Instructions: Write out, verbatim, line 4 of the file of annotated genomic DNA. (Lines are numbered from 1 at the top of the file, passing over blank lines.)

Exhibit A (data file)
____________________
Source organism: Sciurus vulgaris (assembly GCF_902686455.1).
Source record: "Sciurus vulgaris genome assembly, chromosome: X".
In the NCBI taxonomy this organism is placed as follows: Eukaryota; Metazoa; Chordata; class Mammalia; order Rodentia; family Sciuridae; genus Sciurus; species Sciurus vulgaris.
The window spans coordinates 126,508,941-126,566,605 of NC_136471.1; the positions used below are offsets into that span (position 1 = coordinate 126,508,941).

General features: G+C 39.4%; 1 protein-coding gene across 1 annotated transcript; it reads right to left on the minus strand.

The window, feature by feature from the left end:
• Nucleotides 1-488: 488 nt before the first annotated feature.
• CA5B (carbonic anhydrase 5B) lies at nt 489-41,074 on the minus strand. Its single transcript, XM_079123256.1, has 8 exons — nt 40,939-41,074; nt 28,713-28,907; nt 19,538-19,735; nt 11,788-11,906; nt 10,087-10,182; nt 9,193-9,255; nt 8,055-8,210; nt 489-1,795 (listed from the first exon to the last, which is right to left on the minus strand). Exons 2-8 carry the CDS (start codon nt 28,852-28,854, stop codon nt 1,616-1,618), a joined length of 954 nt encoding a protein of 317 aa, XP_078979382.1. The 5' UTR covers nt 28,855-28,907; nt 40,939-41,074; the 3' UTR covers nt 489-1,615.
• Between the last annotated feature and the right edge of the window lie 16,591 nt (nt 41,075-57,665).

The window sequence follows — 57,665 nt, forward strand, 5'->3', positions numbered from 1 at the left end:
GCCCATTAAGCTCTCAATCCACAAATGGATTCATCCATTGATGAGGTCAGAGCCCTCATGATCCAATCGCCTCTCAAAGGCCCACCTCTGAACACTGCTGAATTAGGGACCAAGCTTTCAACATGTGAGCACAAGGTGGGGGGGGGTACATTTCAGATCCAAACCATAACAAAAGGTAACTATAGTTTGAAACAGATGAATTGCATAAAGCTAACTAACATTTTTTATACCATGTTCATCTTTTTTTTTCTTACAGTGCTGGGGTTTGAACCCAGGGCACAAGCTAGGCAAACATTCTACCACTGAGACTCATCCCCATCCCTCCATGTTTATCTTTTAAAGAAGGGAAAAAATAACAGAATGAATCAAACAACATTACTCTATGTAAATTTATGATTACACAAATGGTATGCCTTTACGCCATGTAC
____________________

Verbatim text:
The window spans coordinates 126,508,941-126,566,605 of NC_136471.1; the positions used below are offsets into that span (position 1 = coordinate 126,508,941).